Families enjoyed a £16 boost to their weekly incomes in February and are gearing up for a bumper Easter, according to Asda’s latest Income Tracker.
As the Easter Bank Holiday approaches, the Leeds-based grocer said families across the UK now have £184 a week to spend on the things they want, rather than the items they need, which is 9.2 per cent higher than this time last year.
As millions of people prepare to travel across the country to visit family and friends during the Easter Bank Holiday weekend, Asda said they will benefit from 16.6 per cent drop in the price of fuel, the largest annual fall in over 25 years.
The cost of food, which also saw a record drop falling by 3.3 per cent year-on-year last month - the steepest decline in nearly 60 years - means shoppers will be able to splash out on cut price Easter Eggs, which have seen a 10 per cent fall in prices this year.
In what is a traditionally indulgent period, consumers are also set to take advantage of falling food prices to stock up on ingredients for the traditional Easter Sunday roast dinner.
Asda said the falling cost of fuel and food meant essential item inflation fell deeper into negative territory, or deflation, for the second time this year, dropping to minus 0.3 per cent.
President and CEO of Asda, Andy Clarke, said: “This month’s tracker brings positive news that discretionary incomes continue to climb.
“It is encouraging to see that going into the Bank Holiday weekend the family budget has increased by £16 since last year and this is being supported by low prices on fuel, food and energy.
“Our customers are feeling more confident yet remain prudent by continuing to spend carefully and save where they can for a rainy day. Above all our customers are looking for reasons to be confident that their discretionary income will remain stable.”
Asda’s Income Tracker report is compiled by the Centre for Economics and Business Research (Cebr).
Cebr economist Sam Alderson said that with consumer price inflation falling to zero in February, a spell of deflation in the UK looks more likely than not in the coming months.
“The large declines in the cost of food and fuel over the last year have supported a significant boost to household spending power,” he said.
“As long as households feel confident enough to spend this windfall, deflation should be short-lived and boost, rather than dent, economic activity.”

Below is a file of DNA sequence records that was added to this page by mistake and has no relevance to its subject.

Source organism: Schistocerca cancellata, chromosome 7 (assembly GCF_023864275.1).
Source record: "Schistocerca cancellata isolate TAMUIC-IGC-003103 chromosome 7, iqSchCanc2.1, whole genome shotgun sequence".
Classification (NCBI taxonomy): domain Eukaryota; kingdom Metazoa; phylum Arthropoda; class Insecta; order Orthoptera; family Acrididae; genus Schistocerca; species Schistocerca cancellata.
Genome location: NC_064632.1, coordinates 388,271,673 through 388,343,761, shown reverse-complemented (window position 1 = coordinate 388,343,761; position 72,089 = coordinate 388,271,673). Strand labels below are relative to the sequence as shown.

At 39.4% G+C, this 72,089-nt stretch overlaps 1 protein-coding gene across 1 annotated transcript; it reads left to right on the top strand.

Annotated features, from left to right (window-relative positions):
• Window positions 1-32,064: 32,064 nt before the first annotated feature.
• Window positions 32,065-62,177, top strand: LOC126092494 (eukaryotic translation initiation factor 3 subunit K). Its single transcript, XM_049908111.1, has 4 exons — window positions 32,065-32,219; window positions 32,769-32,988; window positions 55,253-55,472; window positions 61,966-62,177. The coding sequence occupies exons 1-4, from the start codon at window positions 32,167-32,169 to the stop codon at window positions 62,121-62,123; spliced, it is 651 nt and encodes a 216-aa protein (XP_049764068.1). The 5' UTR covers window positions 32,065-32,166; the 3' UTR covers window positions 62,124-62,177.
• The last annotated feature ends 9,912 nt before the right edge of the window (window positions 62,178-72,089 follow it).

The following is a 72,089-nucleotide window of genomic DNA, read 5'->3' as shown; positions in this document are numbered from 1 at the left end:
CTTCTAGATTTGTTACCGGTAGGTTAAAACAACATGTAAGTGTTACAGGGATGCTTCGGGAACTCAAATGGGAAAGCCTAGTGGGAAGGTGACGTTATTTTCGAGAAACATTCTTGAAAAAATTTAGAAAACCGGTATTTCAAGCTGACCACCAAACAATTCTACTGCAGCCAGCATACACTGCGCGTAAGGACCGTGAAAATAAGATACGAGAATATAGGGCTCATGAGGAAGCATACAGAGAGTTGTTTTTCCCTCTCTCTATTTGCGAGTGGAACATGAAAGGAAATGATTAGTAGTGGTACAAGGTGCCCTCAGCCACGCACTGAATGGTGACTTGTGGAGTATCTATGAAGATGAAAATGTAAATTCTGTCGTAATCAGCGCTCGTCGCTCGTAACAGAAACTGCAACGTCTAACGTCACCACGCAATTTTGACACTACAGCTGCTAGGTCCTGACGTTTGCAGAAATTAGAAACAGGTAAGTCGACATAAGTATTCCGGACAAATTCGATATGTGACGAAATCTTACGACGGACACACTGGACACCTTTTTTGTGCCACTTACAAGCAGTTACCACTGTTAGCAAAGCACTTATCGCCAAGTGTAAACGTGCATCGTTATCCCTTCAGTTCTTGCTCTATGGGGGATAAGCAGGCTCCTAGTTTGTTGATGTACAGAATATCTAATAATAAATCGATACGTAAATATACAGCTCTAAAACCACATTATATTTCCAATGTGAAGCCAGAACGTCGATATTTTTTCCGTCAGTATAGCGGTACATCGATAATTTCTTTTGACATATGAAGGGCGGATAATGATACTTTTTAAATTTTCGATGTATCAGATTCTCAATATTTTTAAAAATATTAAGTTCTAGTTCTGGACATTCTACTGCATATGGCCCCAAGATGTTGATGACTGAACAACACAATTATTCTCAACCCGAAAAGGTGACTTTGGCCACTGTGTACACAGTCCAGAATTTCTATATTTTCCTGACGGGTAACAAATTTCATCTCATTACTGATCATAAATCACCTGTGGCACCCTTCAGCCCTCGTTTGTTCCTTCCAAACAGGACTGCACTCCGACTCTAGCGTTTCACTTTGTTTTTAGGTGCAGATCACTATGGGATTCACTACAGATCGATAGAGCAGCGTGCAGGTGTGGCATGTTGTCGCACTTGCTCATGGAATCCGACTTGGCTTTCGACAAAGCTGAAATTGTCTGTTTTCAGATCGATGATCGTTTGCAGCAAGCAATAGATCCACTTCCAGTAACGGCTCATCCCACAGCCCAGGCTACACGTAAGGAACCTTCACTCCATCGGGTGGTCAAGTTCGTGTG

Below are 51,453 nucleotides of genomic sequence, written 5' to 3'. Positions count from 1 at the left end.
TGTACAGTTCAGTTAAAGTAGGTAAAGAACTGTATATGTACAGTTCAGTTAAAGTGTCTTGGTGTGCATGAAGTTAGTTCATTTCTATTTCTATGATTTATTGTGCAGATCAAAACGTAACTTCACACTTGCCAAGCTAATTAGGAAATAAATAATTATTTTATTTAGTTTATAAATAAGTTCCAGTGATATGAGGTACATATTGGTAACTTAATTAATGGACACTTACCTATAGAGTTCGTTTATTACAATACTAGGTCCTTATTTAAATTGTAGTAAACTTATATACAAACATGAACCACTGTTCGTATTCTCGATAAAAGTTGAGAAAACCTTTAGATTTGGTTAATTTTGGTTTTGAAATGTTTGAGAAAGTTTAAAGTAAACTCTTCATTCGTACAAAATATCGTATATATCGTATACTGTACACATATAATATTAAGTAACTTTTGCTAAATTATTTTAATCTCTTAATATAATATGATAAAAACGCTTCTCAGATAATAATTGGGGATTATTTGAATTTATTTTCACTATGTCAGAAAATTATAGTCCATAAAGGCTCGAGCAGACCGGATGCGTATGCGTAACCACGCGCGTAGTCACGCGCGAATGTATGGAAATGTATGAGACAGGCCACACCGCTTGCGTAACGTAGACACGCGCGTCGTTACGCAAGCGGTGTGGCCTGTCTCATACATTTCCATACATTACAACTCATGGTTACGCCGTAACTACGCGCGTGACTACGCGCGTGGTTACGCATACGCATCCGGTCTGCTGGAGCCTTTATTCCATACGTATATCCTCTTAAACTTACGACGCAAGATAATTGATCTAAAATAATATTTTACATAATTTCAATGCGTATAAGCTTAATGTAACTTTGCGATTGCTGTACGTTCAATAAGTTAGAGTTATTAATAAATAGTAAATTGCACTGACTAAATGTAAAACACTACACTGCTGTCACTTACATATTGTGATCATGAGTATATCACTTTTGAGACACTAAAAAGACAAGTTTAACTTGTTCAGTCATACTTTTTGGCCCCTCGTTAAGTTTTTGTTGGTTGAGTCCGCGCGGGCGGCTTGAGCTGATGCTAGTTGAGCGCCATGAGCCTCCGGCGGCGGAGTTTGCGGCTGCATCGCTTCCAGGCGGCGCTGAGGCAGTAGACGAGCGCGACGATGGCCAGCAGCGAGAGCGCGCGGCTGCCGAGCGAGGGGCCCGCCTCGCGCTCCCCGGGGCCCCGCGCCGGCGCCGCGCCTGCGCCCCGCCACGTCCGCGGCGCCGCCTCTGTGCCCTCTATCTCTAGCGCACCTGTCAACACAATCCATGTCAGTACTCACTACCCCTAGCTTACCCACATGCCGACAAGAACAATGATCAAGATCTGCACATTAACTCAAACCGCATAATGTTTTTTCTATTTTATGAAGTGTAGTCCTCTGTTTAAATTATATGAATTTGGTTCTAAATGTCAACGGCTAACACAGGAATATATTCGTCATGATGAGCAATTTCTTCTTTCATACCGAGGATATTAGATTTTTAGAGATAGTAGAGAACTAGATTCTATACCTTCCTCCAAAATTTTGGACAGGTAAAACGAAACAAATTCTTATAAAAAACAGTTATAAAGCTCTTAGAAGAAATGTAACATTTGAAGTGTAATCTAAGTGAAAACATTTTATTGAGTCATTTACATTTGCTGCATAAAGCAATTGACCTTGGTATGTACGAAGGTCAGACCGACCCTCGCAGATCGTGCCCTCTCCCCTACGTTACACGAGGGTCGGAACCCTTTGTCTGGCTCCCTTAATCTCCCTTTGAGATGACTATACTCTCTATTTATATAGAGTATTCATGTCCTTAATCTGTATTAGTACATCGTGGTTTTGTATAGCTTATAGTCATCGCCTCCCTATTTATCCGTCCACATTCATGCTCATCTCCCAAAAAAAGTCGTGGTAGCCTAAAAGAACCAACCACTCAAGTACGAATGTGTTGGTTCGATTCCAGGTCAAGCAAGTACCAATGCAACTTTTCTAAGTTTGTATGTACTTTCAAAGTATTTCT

The research showed that the falling cost of weekly essentials and further employment growth has supported the strong boost to household spending power in recent months.
Average spending power has now risen year-on-year for 17 months, which is the most sustained recovery since the Bank of England sharply cut the base rate in 2009.
Including the effect of bonus payments, discretionary incomes rose by 8.7 per cent in February.
Annual consumer price inflation stood at 0.0 per cent in the year to February 2015, down from the 0.3 per cent recorded in January. Cebr said this represents the lowest rate of consumer price inflation recorded since 1960.
After hitting zero in February, economists believe that the headline rate of inflation will fall into negative territory in the coming months.
In its latest inflation report, the Bank of England suggested that any spell of deflation should only be temporary and the headline rate should begin to return towards its target of two per cent later in 2015.
Asda is gearing up for a bumper Easter and expects to sell 37 million chocolate eggs this year, 790,000 more than last year.
Other favourite Easter treats include hot cross buns and the Leeds-based grocer expects to sell 55 million this year.
When it comes to the family Sunday roast, lamb is still the favourite and Asda has already sold 250,000 million legs of lamb in the week running up to Easter, an increase of 986 per cent on the week before.
The traditional flowers at Easter remain daffodils - the grocer has already sold three million bunches.
New traditions are also appearing with the chain expecting to sell over a million bottles of prosecco, 41 per cent more than last year.